Letters

Letters 05-02-2016

Facts About Trails I would like to correct some misinformation provided in Kristi Kates’ article about the Shore-to-Shore Trail in your April 18 issue. The Shore-to-Shore Trail is not the longest continuous trail in the Lower Peninsula. That honor belongs to the North Country Trail (NCT), which stretches for over 400 miles in the Lower Peninsula. In fact, 100 miles of the NCT is within a 30-minute drive of Traverse City, and is maintained by the Grand Traverse Hiking Club...

North Korea Is Bluffing I eagerly read Jack Segal’s columns and attend his lectures whenever possible. However, I think his April 24th column falls into an all too common trap. He casually refers to a nuclear-armed North Korea when there is no proof whatever that North Korea has any such weapons. Sure, they have set off some underground explosions but so what? Tonga could do that. Every nuclear-armed country on Earth has carried out at least one aboveground test, just to prove they could do it if for no other reason. All we have is North Korea’s word for their supposed capabilities, which is no proof at all...

Double Dipping? In Greg Shy’s recent letter, he indicated that his Social Security benefit was being unfairly reduced simply due to the fact that he worked for the government. Somehow I think something is missing here. As I read it this law is only for those who worked for the government and are getting a pension from us generous taxpayers. Now Greg wants his pension and he also wants a full measure of Social Security benefits even though he did not pay into Social Security...

Critical Thinking Needed Our media gives ample coverage to some presidential candidates calling each other a liar and a sleaze bag. While entertaining to some, this certainly should lower one’s respect for either candidate. This race to the bottom comes as no surprise given their lack of respect for the rigors of critical thinking. The world’s esteemed scientists take great steps to preserve the integrity of their findings. Not only are their findings peer reviewed by fellow experts in their specialty, whenever possible the findings are cross-checked by independent studies...

Home · Articles · News · Features · Inaugural Jazz Fest
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Inaugural Jazz Fest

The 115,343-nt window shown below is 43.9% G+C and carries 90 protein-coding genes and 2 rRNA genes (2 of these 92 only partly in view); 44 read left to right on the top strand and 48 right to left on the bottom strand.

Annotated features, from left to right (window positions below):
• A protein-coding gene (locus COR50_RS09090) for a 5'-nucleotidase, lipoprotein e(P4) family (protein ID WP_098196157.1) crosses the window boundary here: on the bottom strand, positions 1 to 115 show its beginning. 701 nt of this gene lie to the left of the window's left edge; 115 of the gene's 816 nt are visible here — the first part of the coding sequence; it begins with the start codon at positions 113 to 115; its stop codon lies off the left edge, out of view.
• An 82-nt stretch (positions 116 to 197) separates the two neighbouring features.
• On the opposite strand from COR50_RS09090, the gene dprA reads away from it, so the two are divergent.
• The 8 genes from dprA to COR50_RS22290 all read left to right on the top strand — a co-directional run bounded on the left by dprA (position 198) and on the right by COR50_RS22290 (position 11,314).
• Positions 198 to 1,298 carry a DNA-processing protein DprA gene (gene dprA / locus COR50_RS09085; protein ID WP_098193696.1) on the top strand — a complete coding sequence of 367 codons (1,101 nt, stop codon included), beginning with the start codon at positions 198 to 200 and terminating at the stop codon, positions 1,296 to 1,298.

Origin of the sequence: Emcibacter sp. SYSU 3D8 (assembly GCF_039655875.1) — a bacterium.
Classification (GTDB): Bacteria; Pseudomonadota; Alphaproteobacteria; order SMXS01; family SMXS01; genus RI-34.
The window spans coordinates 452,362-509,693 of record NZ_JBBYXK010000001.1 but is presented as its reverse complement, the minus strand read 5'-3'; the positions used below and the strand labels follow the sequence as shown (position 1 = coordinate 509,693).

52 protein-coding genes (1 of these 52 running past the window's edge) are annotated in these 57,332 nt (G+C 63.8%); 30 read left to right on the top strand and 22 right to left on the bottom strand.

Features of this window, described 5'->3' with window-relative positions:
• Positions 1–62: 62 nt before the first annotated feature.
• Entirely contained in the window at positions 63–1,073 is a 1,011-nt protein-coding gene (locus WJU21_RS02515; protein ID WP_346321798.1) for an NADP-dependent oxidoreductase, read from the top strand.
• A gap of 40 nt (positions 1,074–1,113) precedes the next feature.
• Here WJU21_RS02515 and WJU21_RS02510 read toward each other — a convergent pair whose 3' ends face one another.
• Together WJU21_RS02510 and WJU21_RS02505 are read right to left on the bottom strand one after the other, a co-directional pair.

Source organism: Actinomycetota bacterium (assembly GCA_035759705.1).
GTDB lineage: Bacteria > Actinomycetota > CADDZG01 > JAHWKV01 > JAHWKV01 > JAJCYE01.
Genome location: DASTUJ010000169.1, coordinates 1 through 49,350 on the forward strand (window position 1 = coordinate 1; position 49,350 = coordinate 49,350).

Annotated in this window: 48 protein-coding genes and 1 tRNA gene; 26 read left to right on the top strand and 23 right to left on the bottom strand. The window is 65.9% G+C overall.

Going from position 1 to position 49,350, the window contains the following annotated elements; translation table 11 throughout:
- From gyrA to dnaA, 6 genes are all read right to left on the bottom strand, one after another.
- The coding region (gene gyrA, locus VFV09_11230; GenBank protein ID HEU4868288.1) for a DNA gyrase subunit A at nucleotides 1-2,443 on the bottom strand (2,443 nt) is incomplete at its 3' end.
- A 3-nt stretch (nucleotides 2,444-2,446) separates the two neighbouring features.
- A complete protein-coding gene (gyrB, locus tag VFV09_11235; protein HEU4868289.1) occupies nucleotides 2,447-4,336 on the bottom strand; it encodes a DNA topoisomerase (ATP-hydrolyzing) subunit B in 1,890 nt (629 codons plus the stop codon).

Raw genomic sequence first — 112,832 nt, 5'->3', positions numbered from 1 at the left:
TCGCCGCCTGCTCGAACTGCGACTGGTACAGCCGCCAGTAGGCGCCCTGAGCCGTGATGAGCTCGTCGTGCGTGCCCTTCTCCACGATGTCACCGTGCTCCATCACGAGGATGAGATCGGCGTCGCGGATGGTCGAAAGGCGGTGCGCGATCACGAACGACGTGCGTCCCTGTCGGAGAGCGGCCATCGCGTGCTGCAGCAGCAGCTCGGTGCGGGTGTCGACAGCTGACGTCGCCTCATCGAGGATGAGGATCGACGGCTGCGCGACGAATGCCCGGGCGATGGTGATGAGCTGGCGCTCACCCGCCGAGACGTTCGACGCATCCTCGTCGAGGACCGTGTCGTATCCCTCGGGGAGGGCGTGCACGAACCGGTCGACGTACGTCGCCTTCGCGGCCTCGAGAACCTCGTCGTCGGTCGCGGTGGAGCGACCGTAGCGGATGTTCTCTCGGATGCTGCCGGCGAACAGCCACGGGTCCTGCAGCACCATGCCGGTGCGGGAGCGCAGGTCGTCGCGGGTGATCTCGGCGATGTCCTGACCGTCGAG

Lures Trumpet Great

Ross Boissoneau - May 12th, 2014  


Northwestern Michigan College’s first-ever jazz festival is reeling them in from all over, including world-renowned trumpeter and Interlochen alum Walter White.

The two-day festival, which coincides with the annual NMC BBQ, features area high school jazz bands, the college’s big band and vocal jazz ensemble, plus NMC faculty and guests.

White, who is the former lead trumpet player for the legendary Maynard Ferguson, will be bringing his little big band, Small Medium @LARGE. When he appeared as a soloist four years ago, it marked the first-ever sold-out show for any NMC music ensemble.

“I always love playing up there,” he said. The festival is the brainchild of Mike Hunter, NMC’s director of jazz ensembles. Although he is retiring this year to focus more on composing and arranging, he said the festival is a “great opportunity” for area students.

“They will get to see and learn from the best,” he said. White’s rhythm section will be backing up the NMC Vocal Jazz Ensemble on “Baroque Samba.” The challenging “All Blues” will feature him as a soloist with the singers, with instrumental muscle courtesy of the NMC Big Band.

The first show is at Milliken Auditorium on Saturday, May 17 at 7:30pm, with the college big band and vocal jazz ensemble opening for White and his group. Tickets for the show are $20 and are available at the Milliken box office.

The Sunday, May 17 concerts, also at Milliken Auditorium, begin at 1:30pm with high school bands from Forest Area, Kingsley and Elk Rapids. The college’s jazz lab band will follow, with a group of NMC faculty and guests wrapping up the festival. Admission to the Sunday show is free.

 
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